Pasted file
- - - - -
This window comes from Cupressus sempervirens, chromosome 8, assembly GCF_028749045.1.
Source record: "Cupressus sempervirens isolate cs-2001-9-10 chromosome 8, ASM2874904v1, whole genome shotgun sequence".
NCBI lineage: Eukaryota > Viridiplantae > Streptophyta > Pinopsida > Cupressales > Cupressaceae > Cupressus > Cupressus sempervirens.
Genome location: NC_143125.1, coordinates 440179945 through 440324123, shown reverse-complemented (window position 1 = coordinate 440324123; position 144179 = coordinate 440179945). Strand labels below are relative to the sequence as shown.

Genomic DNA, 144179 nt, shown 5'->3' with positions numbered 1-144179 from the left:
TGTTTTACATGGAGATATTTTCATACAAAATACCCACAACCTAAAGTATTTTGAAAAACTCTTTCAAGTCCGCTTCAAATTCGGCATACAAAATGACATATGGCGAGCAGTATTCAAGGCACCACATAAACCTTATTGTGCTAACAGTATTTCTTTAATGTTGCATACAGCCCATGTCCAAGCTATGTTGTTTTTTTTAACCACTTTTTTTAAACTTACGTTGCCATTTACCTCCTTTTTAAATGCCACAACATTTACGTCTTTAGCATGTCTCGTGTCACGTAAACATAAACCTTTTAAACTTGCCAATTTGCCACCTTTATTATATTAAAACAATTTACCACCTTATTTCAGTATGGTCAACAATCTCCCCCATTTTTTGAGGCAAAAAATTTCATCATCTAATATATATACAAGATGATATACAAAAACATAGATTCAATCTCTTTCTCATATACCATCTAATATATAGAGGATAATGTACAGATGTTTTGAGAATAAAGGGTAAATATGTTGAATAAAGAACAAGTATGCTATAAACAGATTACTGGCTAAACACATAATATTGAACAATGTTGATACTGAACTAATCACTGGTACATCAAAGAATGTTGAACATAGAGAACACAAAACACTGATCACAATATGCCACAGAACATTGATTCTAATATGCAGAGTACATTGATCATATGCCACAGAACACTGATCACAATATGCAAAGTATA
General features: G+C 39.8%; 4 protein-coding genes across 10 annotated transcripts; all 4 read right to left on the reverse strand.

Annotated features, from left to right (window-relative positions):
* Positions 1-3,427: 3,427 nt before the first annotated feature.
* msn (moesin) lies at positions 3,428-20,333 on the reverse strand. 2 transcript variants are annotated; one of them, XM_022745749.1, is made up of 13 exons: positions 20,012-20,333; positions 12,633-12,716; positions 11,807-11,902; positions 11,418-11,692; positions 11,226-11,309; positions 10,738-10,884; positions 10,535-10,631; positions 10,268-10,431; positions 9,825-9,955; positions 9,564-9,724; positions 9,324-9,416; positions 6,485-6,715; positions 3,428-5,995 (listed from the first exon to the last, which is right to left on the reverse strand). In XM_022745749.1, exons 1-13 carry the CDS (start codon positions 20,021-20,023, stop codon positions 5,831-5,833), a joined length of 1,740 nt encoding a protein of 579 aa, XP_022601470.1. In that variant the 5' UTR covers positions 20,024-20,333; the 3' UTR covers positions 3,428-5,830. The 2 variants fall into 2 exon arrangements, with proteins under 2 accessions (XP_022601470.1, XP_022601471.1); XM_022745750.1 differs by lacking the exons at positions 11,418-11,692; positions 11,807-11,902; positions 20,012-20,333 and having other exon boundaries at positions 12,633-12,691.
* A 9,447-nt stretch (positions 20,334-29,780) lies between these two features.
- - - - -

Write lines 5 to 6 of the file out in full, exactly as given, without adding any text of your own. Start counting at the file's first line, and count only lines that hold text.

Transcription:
Genomic DNA, 144179 nt, shown 5'->3' with positions numbered 1-144179 from the left:
TGTTTTACATGGAGATATTTTCATACAAAATACCCACAACCTAAAGTATTTTGAAAAACTCTTTCAAGTCCGCTTCAAATTCGGCATACAAAATGACATATGGCGAGCAGTATTCAAGGCACCACATAAACCTTATTGTGCTAACAGTATTTCTTTAATGTTGCATACAGCCCATGTCCAAGCTATGTTGTTTTTTTTAACCACTTTTTTTAAACTTACGTTGCCATTTACCTCCTTTTTAAATGCCACAACATTTACGTCTTTAGCATGTCTCGTGTCACGTAAACATAAACCTTTTAAACTTGCCAATTTGCCACCTTTATTATATTAAAACAATTTACCACCTTATTTCAGTATGGTCAACAATCTCCCCCATTTTTTGAGGCAAAAAATTTCATCATCTAATATATATACAAGATGATATACAAAAACATAGATTCAATCTCTTTCTCATATACCATCTAATATATAGAGGATAATGTACAGATGTTTTGAGAATAAAGGGTAAATATGTTGAATAAAGAACAAGTATGCTATAAACAGATTACTGGCTAAACACATAATATTGAACAATGTTGATACTGAACTAATCACTGGTACATCAAAGAATGTTGAACATAGAGAACACAAAACACTGATCACAATATGCCACAGAACATTGATTCTAATATGCAGAGTACATTGATCATATGCCACAGAACACTGATCACAATATGCAAAGTATA